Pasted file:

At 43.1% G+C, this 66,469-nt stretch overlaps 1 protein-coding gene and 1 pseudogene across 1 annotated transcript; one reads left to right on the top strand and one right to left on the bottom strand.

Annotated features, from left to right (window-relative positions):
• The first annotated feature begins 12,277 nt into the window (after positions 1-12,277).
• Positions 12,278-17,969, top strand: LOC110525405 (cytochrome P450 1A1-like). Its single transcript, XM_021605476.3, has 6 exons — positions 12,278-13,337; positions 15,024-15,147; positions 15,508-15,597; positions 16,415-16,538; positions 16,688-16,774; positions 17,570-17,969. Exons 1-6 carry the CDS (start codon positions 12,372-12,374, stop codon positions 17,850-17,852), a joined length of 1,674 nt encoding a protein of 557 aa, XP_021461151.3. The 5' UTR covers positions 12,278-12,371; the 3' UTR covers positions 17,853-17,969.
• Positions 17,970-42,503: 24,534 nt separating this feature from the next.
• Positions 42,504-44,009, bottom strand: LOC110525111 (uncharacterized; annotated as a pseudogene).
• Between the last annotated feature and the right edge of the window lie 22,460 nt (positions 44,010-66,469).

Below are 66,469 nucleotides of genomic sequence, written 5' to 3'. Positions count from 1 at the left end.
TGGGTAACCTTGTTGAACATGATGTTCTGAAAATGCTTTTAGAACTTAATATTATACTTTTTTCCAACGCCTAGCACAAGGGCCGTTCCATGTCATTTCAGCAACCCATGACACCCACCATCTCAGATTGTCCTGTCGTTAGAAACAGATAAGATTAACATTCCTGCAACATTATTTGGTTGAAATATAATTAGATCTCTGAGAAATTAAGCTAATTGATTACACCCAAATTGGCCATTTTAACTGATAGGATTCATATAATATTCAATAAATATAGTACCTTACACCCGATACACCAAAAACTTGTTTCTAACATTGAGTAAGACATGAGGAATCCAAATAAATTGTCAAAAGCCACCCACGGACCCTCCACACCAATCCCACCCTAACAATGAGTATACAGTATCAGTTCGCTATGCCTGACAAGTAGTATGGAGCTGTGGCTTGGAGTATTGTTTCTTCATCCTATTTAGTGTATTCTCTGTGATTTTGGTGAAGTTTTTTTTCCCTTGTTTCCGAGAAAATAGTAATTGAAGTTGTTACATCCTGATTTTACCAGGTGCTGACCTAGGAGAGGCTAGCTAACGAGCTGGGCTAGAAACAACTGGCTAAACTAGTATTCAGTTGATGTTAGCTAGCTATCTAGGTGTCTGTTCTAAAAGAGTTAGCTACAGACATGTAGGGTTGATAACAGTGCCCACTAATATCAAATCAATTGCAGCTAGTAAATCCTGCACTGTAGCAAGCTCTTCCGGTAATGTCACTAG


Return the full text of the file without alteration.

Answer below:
At 43.1% G+C, this 66,469-nt stretch overlaps 1 protein-coding gene and 1 pseudogene across 1 annotated transcript; one reads left to right on the top strand and one right to left on the bottom strand.

Annotated features, from left to right (window-relative positions):
• The first annotated feature begins 12,277 nt into the window (after positions 1-12,277).
• Positions 12,278-17,969, top strand: LOC110525405 (cytochrome P450 1A1-like). Its single transcript, XM_021605476.3, has 6 exons — positions 12,278-13,337; positions 15,024-15,147; positions 15,508-15,597; positions 16,415-16,538; positions 16,688-16,774; positions 17,570-17,969. Exons 1-6 carry the CDS (start codon positions 12,372-12,374, stop codon positions 17,850-17,852), a joined length of 1,674 nt encoding a protein of 557 aa, XP_021461151.3. The 5' UTR covers positions 12,278-12,371; the 3' UTR covers positions 17,853-17,969.
• Positions 17,970-42,503: 24,534 nt separating this feature from the next.
• Positions 42,504-44,009, bottom strand: LOC110525111 (uncharacterized; annotated as a pseudogene).
• Between the last annotated feature and the right edge of the window lie 22,460 nt (positions 44,010-66,469).

Below are 66,469 nucleotides of genomic sequence, written 5' to 3'. Positions count from 1 at the left end.
TGGGTAACCTTGTTGAACATGATGTTCTGAAAATGCTTTTAGAACTTAATATTATACTTTTTTCCAACGCCTAGCACAAGGGCCGTTCCATGTCATTTCAGCAACCCATGACACCCACCATCTCAGATTGTCCTGTCGTTAGAAACAGATAAGATTAACATTCCTGCAACATTATTTGGTTGAAATATAATTAGATCTCTGAGAAATTAAGCTAATTGATTACACCCAAATTGGCCATTTTAACTGATAGGATTCATATAATATTCAATAAATATAGTACCTTACACCCGATACACCAAAAACTTGTTTCTAACATTGAGTAAGACATGAGGAATCCAAATAAATTGTCAAAAGCCACCCACGGACCCTCCACACCAATCCCACCCTAACAATGAGTATACAGTATCAGTTCGCTATGCCTGACAAGTAGTATGGAGCTGTGGCTTGGAGTATTGTTTCTTCATCCTATTTAGTGTATTCTCTGTGATTTTGGTGAAGTTTTTTTTCCCTTGTTTCCGAGAAAATAGTAATTGAAGTTGTTACATCCTGATTTTACCAGGTGCTGACCTAGGAGAGGCTAGCTAACGAGCTGGGCTAGAAACAACTGGCTAAACTAGTATTCAGTTGATGTTAGCTAGCTATCTAGGTGTCTGTTCTAAAAGAGTTAGCTACAGACATGTAGGGTTGATAACAGTGCCCACTAATATCAAATCAATTGCAGCTAGTAAATCCTGCACTGTAGCAAGCTCTTCCGGTAATGTCACTAG